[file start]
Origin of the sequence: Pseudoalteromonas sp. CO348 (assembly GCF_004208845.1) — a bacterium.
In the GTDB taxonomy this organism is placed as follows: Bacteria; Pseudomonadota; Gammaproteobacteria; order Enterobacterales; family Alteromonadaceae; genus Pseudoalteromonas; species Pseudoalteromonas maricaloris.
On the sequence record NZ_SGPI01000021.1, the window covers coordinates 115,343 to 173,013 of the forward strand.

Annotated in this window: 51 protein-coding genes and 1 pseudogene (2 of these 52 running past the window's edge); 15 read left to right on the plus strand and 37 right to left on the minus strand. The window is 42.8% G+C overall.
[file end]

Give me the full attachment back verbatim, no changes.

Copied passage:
Origin of the sequence: Pseudoalteromonas sp. CO348 (assembly GCF_004208845.1) — a bacterium.
In the GTDB taxonomy this organism is placed as follows: Bacteria; Pseudomonadota; Gammaproteobacteria; order Enterobacterales; family Alteromonadaceae; genus Pseudoalteromonas; species Pseudoalteromonas maricaloris.
On the sequence record NZ_SGPI01000021.1, the window covers coordinates 115,343 to 173,013 of the forward strand.

Annotated in this window: 51 protein-coding genes and 1 pseudogene (2 of these 52 running past the window's edge); 15 read left to right on the plus strand and 37 right to left on the minus strand. The window is 42.8% G+C overall.